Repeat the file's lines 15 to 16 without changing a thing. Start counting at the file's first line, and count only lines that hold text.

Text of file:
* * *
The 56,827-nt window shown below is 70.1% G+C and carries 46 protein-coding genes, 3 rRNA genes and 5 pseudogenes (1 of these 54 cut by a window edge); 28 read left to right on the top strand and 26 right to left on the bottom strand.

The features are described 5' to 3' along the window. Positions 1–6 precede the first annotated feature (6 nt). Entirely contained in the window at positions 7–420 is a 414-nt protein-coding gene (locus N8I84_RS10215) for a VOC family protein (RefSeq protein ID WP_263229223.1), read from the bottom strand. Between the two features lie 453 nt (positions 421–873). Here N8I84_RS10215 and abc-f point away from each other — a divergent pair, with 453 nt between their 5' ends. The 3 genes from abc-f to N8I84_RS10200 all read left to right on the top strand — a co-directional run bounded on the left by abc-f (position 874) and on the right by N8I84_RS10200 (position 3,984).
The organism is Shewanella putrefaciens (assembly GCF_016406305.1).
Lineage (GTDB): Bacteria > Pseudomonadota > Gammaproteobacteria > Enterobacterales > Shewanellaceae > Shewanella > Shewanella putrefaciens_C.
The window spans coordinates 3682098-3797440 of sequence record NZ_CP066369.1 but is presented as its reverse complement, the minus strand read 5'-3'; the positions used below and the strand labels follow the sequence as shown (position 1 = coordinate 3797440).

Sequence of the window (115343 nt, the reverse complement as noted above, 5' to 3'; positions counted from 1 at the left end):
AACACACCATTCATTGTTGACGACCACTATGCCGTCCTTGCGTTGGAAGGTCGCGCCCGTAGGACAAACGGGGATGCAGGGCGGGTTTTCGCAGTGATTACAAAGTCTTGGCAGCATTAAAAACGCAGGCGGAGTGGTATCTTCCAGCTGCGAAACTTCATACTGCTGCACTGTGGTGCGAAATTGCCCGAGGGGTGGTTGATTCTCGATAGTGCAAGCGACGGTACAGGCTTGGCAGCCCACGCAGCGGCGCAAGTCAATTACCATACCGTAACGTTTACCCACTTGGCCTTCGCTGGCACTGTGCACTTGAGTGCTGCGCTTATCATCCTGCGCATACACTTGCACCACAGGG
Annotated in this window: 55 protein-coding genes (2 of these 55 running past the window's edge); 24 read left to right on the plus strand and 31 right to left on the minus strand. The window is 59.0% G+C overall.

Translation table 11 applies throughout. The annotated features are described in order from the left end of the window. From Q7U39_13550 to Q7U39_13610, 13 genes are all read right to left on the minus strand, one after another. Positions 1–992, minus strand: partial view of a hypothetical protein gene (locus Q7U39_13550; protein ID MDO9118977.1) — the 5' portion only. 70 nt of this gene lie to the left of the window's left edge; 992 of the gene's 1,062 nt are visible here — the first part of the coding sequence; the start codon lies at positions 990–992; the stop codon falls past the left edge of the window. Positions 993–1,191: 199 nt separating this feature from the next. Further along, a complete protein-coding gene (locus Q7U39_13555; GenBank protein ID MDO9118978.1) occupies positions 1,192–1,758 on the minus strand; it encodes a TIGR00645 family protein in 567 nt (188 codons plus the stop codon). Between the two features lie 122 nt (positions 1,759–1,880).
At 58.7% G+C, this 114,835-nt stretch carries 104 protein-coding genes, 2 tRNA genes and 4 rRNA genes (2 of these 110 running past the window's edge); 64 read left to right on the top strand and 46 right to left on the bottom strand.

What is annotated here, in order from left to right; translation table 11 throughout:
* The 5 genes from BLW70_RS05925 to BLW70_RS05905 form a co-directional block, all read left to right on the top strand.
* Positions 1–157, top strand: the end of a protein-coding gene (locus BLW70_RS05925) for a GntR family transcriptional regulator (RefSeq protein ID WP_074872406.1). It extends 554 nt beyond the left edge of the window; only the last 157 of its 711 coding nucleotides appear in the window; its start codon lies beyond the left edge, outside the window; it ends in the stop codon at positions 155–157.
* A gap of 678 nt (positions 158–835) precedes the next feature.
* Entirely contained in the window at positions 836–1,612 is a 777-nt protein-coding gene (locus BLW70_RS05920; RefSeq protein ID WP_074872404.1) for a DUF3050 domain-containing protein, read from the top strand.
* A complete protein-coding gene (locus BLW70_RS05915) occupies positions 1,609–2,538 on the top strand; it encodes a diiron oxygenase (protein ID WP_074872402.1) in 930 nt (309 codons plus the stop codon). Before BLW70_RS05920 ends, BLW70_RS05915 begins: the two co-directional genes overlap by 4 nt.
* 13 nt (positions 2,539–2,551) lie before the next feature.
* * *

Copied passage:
* Entirely contained in the window at positions 836–1,612 is a 777-nt protein-coding gene (locus BLW70_RS05920; RefSeq protein ID WP_074872404.1) for a DUF3050 domain-containing protein, read from the top strand.
* A complete protein-coding gene (locus BLW70_RS05915) occupies positions 1,609–2,538 on the top strand; it encodes a diiron oxygenase (protein ID WP_074872402.1) in 930 nt (309 codons plus the stop codon). Before BLW70_RS05920 ends, BLW70_RS05915 begins: the two co-directional genes overlap by 4 nt.